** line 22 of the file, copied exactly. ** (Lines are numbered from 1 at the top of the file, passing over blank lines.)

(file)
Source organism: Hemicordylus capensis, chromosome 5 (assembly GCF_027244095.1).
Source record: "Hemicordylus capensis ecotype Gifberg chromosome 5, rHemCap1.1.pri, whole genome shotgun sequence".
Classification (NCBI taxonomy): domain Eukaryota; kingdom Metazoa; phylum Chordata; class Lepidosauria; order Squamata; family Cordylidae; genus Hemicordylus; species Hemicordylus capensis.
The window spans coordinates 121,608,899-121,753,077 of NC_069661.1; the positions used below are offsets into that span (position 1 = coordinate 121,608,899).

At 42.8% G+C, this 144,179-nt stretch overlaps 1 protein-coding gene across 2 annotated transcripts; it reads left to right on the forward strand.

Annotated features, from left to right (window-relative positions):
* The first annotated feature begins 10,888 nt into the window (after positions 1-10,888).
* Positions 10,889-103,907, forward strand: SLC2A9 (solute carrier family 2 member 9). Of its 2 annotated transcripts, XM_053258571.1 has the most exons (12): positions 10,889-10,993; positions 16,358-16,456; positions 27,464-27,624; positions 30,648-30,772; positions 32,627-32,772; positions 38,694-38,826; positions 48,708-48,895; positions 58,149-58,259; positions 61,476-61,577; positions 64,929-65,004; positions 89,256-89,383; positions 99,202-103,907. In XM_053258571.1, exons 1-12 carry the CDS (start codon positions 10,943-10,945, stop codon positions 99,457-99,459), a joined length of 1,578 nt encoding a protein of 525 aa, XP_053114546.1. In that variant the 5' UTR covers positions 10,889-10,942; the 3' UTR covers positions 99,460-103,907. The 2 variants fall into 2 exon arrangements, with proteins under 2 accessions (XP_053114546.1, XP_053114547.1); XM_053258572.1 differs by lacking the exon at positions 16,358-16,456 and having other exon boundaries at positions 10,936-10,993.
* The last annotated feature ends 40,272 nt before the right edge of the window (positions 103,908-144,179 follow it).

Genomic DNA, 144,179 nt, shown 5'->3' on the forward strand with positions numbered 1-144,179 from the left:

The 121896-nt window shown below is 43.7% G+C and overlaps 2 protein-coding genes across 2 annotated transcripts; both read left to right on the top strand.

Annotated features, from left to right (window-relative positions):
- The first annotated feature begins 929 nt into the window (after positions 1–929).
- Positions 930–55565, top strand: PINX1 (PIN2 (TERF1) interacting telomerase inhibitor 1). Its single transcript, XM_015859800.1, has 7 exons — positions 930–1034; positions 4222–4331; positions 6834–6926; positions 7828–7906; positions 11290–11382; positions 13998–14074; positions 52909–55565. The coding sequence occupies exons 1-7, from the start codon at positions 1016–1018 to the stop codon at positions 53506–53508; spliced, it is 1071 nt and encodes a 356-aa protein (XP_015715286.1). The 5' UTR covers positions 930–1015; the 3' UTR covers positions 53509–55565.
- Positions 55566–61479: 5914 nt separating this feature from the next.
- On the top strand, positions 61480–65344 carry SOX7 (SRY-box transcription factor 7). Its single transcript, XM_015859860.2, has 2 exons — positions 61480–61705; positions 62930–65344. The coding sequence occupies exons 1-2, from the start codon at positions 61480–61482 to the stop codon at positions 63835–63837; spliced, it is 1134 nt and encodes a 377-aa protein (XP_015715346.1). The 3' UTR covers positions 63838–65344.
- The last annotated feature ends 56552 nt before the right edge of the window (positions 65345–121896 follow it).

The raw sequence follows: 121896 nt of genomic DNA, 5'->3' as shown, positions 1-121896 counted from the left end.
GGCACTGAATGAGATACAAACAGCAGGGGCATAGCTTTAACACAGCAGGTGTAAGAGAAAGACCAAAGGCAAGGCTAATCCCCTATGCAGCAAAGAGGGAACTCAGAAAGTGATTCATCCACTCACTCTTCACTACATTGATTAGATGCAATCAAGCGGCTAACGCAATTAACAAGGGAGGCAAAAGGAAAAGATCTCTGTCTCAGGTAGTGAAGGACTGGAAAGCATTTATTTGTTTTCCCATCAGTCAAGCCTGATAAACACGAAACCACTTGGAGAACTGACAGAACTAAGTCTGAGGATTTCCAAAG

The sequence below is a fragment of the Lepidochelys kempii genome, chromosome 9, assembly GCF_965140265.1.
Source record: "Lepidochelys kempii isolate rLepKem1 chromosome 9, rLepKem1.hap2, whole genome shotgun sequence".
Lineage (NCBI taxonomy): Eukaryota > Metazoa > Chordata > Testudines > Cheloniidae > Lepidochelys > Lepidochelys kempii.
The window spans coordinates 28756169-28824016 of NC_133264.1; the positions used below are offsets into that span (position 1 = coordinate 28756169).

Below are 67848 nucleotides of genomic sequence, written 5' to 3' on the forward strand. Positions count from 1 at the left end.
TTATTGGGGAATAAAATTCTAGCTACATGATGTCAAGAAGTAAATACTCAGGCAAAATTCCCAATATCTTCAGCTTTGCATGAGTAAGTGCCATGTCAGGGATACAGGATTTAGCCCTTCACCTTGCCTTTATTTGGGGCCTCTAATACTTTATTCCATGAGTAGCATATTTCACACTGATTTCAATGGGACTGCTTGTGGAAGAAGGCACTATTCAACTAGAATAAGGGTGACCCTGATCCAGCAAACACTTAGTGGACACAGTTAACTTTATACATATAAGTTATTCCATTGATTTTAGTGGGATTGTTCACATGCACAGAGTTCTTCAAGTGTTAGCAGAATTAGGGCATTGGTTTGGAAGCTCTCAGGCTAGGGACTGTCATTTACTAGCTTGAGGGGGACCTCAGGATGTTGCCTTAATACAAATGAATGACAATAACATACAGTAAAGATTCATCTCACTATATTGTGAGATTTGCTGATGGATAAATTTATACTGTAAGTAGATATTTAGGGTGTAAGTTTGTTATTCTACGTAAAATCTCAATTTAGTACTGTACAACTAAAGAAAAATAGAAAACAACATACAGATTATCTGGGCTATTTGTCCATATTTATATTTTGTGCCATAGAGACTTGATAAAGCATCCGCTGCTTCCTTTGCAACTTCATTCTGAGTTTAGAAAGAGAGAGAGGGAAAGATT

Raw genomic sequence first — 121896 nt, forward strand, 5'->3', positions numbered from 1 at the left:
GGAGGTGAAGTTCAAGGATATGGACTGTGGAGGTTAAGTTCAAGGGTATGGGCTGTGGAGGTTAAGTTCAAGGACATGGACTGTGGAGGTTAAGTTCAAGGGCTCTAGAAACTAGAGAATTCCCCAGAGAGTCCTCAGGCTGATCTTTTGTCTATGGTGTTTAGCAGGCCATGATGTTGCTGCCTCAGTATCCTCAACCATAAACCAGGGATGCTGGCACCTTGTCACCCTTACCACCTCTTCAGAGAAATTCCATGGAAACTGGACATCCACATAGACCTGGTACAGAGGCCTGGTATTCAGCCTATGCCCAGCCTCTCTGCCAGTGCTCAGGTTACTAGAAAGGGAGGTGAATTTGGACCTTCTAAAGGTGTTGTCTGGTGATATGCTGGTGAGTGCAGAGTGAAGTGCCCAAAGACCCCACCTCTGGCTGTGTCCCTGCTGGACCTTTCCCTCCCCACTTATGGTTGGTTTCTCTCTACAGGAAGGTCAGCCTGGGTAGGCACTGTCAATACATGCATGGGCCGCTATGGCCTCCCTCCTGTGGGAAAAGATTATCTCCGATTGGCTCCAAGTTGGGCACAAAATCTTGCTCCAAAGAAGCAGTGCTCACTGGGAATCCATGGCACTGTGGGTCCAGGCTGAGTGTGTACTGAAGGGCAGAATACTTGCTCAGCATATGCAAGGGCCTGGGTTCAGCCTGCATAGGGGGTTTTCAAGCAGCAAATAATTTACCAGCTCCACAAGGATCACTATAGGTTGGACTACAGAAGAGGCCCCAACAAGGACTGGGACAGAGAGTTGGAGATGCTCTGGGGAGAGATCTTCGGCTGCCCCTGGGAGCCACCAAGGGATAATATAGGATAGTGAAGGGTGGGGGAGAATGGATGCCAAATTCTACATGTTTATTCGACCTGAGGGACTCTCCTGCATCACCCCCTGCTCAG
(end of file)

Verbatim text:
Lineage (NCBI taxonomy): Eukaryota > Metazoa > Chordata > Testudines > Cheloniidae > Lepidochelys > Lepidochelys kempii.